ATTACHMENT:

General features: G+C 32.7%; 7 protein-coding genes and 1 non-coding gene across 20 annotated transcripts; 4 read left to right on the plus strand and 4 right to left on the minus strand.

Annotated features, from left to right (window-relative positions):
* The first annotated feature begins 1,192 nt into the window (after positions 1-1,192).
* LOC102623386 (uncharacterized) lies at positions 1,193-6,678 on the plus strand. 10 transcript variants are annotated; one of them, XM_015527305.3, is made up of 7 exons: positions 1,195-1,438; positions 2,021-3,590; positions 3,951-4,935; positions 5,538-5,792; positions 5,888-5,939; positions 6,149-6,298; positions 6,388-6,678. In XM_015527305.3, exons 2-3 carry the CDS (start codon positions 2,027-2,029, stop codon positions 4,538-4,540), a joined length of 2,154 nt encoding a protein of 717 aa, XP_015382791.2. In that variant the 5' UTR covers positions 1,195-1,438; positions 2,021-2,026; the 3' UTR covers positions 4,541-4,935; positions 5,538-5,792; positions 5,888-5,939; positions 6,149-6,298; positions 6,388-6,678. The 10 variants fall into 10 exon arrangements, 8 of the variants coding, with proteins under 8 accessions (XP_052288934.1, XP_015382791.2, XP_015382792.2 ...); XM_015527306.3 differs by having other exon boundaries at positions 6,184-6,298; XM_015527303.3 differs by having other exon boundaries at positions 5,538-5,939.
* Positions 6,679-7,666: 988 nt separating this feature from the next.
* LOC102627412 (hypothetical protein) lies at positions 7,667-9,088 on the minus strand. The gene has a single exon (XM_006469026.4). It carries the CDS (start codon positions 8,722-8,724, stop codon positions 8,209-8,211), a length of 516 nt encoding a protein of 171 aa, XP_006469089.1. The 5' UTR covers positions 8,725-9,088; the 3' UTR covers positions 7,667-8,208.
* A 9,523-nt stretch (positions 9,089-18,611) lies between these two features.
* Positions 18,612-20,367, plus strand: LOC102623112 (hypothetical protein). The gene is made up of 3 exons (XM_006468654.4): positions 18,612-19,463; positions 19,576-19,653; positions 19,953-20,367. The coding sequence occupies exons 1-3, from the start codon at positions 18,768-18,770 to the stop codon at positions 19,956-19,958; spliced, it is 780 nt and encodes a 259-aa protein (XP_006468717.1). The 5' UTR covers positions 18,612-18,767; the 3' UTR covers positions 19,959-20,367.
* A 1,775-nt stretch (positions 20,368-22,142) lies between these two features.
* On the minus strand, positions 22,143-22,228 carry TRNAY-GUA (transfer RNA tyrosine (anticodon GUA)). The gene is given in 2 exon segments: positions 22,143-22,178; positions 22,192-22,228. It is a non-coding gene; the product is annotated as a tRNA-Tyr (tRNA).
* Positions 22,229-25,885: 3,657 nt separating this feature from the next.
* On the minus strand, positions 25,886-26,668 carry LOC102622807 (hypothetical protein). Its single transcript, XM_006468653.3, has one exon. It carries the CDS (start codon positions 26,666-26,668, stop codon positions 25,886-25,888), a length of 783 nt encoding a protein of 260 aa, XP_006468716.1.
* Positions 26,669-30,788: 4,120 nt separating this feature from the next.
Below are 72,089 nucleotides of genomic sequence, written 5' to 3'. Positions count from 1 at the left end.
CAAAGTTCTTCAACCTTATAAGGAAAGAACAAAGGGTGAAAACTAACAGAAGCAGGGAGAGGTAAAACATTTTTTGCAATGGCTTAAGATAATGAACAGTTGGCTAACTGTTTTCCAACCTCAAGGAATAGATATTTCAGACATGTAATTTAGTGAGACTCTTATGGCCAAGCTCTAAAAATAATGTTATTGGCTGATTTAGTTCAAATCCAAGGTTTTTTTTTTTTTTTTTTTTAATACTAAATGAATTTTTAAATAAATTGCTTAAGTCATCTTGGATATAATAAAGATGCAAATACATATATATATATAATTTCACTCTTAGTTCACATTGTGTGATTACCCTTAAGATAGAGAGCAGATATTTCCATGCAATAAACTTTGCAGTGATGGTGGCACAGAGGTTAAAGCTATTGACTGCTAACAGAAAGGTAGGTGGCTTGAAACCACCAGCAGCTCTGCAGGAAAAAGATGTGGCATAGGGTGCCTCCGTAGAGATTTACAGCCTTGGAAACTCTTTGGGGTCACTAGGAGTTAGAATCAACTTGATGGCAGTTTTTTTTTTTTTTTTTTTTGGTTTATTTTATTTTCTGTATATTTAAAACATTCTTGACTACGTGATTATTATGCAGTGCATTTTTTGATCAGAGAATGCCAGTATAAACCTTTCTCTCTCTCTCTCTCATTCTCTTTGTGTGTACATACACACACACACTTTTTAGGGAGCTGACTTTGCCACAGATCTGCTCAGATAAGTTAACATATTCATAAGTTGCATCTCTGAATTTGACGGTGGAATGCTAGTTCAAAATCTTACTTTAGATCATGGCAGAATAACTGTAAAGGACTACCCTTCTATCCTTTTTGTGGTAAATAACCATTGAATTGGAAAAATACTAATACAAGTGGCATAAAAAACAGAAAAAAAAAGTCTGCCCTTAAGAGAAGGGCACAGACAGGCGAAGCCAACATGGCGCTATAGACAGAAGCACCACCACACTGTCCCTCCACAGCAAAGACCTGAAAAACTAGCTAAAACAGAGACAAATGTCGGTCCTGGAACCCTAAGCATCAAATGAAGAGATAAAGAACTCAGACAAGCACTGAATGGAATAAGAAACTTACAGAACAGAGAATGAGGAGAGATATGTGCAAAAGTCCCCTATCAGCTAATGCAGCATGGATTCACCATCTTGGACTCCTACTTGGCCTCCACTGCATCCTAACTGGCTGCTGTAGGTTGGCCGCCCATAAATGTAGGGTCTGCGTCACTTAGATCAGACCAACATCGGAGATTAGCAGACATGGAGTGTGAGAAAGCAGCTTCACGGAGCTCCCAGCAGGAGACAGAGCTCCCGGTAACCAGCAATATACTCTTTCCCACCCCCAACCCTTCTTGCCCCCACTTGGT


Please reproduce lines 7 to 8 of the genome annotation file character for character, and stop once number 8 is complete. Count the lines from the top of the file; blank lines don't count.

* A 9,523-nt stretch (positions 9,089-18,611) lies between these two features.
* Positions 18,612-20,367, plus strand: LOC102623112 (hypothetical protein). The gene is made up of 3 exons (XM_006468654.4): positions 18,612-19,463; positions 19,576-19,653; positions 19,953-20,367. The coding sequence occupies exons 1-3, from the start codon at positions 18,768-18,770 to the stop codon at positions 19,956-19,958; spliced, it is 780 nt and encodes a 259-aa protein (XP_006468717.1). The 5' UTR covers positions 18,612-18,767; the 3' UTR covers positions 19,959-20,367.